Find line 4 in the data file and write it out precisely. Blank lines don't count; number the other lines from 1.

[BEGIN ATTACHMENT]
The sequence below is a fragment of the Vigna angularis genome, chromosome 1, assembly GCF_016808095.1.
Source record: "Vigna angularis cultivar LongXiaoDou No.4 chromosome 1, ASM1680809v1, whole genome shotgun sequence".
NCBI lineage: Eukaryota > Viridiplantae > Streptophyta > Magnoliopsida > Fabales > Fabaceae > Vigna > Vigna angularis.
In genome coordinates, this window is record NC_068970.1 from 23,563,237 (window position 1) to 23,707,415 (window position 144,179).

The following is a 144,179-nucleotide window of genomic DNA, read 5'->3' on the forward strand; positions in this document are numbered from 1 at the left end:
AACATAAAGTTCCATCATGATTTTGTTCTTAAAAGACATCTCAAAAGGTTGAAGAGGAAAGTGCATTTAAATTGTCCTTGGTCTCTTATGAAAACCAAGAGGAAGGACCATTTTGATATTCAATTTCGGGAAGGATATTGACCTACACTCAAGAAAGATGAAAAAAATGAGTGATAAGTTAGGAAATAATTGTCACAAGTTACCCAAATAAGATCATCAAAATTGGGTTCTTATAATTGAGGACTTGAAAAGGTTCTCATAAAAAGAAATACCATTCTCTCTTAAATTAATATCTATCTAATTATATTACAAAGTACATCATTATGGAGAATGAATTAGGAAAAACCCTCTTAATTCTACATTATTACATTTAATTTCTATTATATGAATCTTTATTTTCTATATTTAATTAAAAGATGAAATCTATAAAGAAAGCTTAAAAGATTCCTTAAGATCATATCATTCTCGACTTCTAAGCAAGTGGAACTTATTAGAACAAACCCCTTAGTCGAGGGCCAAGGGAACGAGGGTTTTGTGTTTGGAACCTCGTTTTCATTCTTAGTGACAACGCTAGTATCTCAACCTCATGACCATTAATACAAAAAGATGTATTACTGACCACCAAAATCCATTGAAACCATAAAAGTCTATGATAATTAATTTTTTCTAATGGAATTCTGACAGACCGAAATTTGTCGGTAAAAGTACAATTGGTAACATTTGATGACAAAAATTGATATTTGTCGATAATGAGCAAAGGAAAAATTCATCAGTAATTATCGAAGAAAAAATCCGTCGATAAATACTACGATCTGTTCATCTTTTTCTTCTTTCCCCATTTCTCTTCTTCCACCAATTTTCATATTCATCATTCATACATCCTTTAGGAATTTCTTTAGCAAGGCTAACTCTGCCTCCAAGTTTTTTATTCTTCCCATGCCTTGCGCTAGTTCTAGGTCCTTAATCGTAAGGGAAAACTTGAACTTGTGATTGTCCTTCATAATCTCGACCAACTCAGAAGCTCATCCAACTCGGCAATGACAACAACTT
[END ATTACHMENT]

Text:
In genome coordinates, this window is record NC_068970.1 from 23,563,237 (window position 1) to 23,707,415 (window position 144,179).